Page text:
and If they don't stop comming pretty soon
ho will olllcially enter himself against Job
for the record.
Two wives , a crazy veteran and a pension
of ia \ month are the principals in n luw
suit which has been begun at Hastings. Two
women , each claiming to bo the wife of John
Baird , nn inmate of the incurable insuno
asylum , liavo brought suit for a share in his
pension , and a half dozen attorneys will at
tempt to establish the claims of their clients
A largo attendance Is expected at the
Sixth district convention of the Christian
Endeavor societies , which will meet at
Hastings March SI and continue in session
three days. All the state oflleora will bo
present. The district consists of the coun
ties of Thayer. Fillmore , Nuckolls , Clay ,
Wobter , Adams , Franklin and Kearney.
and good food In plenty , tends to make
children healthy. If children suffer , however -
over , from Scrofulous , Skin or Bcalp , Diseases
if their blood Is Impure nnd pimples or
boils npixjar , they should Ixj given the right
medlclno. Dr. I'iorce'n Cloldon Jlodicnl Dis
covery brings nlxjut the l > cst bodily condition.
It purifies the blood nnd renders the liver
nctfve na well "as lilding nn health nnd
Ktrongth , Puny , rale , weak children get n
lasting Iwncflt and "a good start" from the
use of the " Discovery. " It puts onehole -
some flrfli , nnd dom not nausea to and offend
the stomach lito the various preparations of
Cod Liver Oil. It'a gunranteed to benefit
or euro you , or your money Is returned.
EDITORS TO BE REWARDED
OloYohnd Declares that Ho Will Not Dls-
. crlminato Against the draft.
PLEASING NUMEROUS PLACE HUNTERS
Sorrrlury Merion I'rrpurlnjr n I.lnt of
Woinrn to llo DUmlMcd from tlin A -
rlciiltnrnl tlppirincut ! In Order
to SutUfy Miiln
WASIUNOTOX BUIJKAU OF Tun HKG , |
fill ! Fot'HTKKXTII SlUSHF. >
WASIIIMITOX. U. U. , March II. I
The many Nebraska and Iowa editors who
have bad their oyca upon the postmaster-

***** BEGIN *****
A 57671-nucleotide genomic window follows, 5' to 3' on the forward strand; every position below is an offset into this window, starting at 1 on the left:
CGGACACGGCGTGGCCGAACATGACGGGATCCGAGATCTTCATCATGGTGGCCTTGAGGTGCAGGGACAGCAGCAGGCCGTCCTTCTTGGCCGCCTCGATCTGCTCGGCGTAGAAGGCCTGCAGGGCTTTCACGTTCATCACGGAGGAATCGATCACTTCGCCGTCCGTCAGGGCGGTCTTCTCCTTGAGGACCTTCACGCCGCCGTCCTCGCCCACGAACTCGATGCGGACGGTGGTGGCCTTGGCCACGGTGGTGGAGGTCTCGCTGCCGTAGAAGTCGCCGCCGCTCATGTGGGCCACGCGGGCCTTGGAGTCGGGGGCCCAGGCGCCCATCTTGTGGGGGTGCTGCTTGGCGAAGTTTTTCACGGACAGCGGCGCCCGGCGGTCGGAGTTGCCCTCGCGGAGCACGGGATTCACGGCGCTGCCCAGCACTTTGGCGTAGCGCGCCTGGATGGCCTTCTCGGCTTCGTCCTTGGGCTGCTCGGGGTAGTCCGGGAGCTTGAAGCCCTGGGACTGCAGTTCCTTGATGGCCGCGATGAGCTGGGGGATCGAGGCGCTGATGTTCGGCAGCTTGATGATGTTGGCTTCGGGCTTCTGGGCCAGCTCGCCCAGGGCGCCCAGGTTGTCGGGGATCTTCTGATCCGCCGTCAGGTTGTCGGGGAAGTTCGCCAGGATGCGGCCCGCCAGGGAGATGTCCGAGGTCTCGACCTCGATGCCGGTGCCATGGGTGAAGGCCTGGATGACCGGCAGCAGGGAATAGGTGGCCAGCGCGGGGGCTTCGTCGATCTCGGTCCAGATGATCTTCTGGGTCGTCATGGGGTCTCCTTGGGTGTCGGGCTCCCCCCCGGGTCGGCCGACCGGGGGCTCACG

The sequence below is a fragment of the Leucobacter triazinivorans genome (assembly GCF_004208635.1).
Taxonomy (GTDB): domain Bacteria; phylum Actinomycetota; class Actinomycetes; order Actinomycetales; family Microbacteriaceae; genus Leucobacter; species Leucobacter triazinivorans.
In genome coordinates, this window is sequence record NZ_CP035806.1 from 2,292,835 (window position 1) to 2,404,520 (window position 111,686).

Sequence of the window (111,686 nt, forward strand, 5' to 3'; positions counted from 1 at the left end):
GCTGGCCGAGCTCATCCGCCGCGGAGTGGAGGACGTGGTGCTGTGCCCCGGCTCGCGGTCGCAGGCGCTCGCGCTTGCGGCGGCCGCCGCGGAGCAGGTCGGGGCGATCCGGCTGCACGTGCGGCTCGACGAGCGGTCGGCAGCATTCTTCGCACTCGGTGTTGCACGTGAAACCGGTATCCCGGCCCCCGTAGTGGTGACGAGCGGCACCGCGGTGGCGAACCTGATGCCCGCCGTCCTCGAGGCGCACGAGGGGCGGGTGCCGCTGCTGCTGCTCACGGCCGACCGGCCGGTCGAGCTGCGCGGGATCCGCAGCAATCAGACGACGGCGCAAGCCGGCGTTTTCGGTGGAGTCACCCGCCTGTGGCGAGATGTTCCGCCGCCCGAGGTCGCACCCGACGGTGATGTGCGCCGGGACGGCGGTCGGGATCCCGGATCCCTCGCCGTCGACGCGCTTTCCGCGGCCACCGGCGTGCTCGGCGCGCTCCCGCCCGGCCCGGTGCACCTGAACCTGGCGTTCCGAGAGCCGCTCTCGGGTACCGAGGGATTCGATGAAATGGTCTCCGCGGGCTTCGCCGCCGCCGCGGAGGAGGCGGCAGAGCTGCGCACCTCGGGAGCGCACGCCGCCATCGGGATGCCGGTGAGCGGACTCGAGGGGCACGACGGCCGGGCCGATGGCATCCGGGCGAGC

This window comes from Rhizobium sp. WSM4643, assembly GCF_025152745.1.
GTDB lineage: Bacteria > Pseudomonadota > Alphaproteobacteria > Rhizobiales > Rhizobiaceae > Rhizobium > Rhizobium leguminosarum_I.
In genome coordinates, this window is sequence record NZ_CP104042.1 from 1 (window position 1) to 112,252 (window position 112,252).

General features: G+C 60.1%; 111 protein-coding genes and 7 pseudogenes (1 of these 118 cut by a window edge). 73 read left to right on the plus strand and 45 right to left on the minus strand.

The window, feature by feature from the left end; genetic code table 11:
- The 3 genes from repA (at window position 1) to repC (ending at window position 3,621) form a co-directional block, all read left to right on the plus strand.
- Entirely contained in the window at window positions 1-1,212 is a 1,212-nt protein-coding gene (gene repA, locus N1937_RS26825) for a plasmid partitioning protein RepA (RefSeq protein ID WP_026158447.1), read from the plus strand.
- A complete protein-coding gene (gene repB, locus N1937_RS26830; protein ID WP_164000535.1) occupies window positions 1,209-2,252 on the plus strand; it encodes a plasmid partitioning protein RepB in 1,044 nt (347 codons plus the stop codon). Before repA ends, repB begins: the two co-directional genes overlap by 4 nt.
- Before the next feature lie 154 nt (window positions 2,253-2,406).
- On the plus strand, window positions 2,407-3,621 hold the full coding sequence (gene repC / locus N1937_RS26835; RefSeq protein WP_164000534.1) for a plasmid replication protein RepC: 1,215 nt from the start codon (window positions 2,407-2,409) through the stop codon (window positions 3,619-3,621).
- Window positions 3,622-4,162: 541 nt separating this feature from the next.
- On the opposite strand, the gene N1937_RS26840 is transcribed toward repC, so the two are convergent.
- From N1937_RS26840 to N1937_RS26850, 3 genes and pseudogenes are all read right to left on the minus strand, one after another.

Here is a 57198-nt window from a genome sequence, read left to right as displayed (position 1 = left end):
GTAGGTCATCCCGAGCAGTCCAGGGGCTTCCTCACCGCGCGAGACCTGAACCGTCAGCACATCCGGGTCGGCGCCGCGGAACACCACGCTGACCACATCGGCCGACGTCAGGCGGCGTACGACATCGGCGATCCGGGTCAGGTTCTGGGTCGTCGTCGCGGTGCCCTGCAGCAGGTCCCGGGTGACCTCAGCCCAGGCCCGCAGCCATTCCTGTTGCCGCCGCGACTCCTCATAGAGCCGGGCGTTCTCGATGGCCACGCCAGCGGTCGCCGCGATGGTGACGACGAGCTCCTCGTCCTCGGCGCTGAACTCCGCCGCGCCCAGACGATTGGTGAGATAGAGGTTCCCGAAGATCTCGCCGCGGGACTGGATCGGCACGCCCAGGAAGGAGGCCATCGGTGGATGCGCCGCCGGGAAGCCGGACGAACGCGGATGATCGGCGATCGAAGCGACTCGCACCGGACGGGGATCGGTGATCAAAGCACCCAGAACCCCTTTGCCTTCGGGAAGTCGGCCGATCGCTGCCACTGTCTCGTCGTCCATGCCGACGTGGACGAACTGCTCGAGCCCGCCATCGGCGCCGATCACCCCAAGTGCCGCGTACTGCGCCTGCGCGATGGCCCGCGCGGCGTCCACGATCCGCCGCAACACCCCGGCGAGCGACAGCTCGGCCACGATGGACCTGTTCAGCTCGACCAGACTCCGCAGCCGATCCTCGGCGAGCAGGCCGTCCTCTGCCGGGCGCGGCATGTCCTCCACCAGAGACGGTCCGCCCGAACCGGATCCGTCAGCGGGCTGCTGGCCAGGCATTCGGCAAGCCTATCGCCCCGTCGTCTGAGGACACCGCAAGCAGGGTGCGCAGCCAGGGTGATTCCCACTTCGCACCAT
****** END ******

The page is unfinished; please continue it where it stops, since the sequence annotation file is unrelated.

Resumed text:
ships of their towns may take hope. All Is
not lost yet. President Cleveland says It Is
untrue that ho docs not Intend to appoint
country editors to postmasteriblps. Ho says
bo will give them as good a chance as any
body clso when It comes to the appointment
of fotirth-class postmasters , as It Is almost a
necessity to appoint them In some communi
ties. The country editor will not , however ,
feel complimented by this moiiilloatlon when
ho realizes that the salary of a fourth-class
postmaster Is never over $1,030 a year.
Today the clerks nt work won the thou
sands of applications filed at the Treasury
department for oniccs in that service added
the following to the applications from Iowa :
J. A. McClurg , Now Hampton , third auditor
of the treasury ; John C. Kelley , Sioux City ,
collector of internal revenue Third district ;
W. II. Staekhouse , Davenport , collector of
the Fourth district.
I'lnmliiK 1'laro lltintorfl.
Hoprcsentatlvo Hays of Iowa today secured
the removal of W. S. Burdette , a republican
superintendent of the federal building at
Davenport , and had F. G. Olausscu appointed
to the place.
It would seem that the pressure for ofllco
Is becoming very strong. Secretary Morton
Is making up n list of sixtyor seventy women
who are to bo turned out of the Agricultural
department. The excuse for the dismissals
Is that there is no work to bo done and the
force must bo topped off until the spring
In another quarter it Is learned that there
will boa largo number of men employed in
that department the 1st of May. It thus ap
pears that the object of turning the women
out is to give places to men.
Mr. John W. Cahill of Keokuk. fa. , is a
hustling young Irish-American who is in
Washington with the express determination
of capturing an olllco and ho has taken to
heart the old biblical saying about tlio un-